I love November. The drop in temperature and the days leading up to Thanksgiving are my advent to Advent. Rain falls more freely and with each new drop holds the possibility of snow. It’s 30 days of gratitude. But November also signals gray skies and darkened evenings. And each day I drive down a dusky, wet street in Chicago I am whisked back to different times and places. And it all feels so real. So present, and if I let myself, I will feel things now from a different time.
I remember the cold evenings after school my sophomore year in high school. How dark it was on the bus ride home. How quiet and lonely our little townhouse felt. I remember seeing our next door neighbor going in and out of his house to the cars that drove by, pulled in front, and idled as he ran out and would hang into their passenger window. I remember hearing his mother yelling through the thin walls that she didn't want him dealing from the house. And I remember being scared until that day I was being hassled on the school bus and he told them to leave me alone or else. I never knew his name.
I remember the drive my junior year in the college shuttle from campus to that office building where the counselor was. And I remember being handed a paper for a prescription. It was the heaviest paper I had ever held as I wrestled with relief and sadness. And on the drive home, in the dark, I rested my head against the window and thought of my three jobs, my classes, my placements and I knew something had to give. And I dreaded making that phone call to tell my dad I needed to come home.
I remember my wedding that Saturday in November and how it was the one November day where the sun actually shined. We wed on a Saturday and flew to London that Monday. Our first home together and each night had dinner on the table, a glass of wine, and lit candles. It was a six month honeymoon. I miss those cold and damp London streets; they still feel like home.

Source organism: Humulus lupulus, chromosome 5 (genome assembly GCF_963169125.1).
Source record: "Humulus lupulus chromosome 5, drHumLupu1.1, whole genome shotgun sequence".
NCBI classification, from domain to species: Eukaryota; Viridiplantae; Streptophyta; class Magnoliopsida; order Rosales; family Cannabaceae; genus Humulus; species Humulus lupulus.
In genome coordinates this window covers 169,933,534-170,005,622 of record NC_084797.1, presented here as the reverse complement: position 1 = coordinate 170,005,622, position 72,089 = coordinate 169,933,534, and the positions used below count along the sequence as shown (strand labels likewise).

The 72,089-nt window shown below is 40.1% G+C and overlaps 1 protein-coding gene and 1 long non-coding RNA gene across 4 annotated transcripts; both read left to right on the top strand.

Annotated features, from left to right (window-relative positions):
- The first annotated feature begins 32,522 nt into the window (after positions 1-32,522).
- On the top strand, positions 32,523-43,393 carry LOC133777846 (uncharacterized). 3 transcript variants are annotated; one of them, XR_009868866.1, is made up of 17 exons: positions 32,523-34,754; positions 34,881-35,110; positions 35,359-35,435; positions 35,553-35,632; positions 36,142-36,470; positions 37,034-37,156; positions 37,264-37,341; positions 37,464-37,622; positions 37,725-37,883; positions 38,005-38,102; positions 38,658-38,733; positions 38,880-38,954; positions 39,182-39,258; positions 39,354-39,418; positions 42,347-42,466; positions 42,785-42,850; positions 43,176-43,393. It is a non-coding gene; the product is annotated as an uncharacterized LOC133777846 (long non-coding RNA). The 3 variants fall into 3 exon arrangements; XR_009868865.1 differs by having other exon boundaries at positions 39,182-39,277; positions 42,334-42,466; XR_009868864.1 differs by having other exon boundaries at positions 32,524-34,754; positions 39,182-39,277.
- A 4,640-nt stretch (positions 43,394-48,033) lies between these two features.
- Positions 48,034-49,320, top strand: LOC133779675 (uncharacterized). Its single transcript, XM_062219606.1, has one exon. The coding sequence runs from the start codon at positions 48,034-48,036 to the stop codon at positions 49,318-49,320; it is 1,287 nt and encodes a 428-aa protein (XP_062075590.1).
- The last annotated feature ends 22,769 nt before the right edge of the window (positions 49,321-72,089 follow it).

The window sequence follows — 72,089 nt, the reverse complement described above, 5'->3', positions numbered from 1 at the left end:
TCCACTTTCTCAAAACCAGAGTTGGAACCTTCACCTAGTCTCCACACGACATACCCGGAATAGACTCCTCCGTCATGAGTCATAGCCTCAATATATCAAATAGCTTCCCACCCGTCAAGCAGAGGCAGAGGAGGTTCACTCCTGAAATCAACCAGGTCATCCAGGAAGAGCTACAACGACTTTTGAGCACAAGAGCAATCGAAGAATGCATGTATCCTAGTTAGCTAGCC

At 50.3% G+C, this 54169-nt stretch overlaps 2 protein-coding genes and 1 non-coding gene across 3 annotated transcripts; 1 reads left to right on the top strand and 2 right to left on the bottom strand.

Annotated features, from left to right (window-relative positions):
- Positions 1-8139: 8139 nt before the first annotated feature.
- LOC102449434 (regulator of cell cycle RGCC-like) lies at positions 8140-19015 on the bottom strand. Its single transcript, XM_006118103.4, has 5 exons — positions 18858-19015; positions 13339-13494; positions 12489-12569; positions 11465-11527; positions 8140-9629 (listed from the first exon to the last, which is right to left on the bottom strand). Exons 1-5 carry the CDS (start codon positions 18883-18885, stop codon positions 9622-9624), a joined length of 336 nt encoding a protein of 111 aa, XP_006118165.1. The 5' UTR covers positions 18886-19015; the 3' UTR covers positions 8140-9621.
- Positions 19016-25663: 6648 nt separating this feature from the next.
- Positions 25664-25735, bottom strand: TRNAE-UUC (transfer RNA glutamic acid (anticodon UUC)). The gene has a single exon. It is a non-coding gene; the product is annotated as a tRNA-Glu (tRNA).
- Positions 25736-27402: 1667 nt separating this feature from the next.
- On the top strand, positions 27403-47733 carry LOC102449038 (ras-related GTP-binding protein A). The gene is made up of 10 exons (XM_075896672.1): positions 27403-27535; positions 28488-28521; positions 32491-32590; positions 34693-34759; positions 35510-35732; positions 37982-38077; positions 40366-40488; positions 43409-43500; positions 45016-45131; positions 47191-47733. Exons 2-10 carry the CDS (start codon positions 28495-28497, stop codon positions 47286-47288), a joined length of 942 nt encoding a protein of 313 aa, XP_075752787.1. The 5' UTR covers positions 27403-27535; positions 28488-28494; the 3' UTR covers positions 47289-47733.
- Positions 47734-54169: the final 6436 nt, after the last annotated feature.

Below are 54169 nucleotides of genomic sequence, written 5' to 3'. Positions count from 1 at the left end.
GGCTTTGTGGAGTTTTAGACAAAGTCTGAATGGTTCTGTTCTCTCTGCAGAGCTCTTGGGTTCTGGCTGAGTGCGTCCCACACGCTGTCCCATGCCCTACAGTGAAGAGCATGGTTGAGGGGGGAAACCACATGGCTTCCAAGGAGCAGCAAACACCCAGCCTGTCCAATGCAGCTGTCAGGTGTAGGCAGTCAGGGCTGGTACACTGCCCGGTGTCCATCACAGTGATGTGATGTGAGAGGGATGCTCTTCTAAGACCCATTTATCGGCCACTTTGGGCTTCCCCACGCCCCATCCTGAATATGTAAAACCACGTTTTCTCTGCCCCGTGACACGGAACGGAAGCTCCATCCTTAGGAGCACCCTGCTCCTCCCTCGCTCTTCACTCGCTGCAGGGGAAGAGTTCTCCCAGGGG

I remember the last election, standing in line, Kathryn in stroller, my belly pregnant, and weight of the world on my shoulders. The Big Hurt coming to a head. Waves of sadness or hope could wash over me at any given moment. I had no idea how bad things were going to get. I had no idea how good things eventually would be. But that sadness sticks to me and I fight daily to peel it off and leave it at the Cross.
Today I will remember little Lucy, almost 18 months, learning to talk. Kathryn, hands raised in the back of the van, singing “Glory” at the top of her lungs so Jesus will hear her. Sophie, wearing her footie pajamas, cuddling with me, giving me kisses.
What will they remember? I don’t know. Maybe they’ll remember how the candle was always burning when we were home, or how morning smells like coffee. The way the flour and cocoa powder come together and become shiny in the bowl while making brownies. The pile of (sometimes) folded blankets at the end of the couch that we wrap ourselves in when watching movies. Looking out the bedroom window to see “the tallest building in America.” Meatballs simmering in a crockpot. Stacks of books and boxes of crayons.
026 - Being able to vote
027 - Ordering groceries online
028 - Singing with my girls on the drive home
029 - Pigtails, braids, and barrettes
030 - The hope that things will keep getting better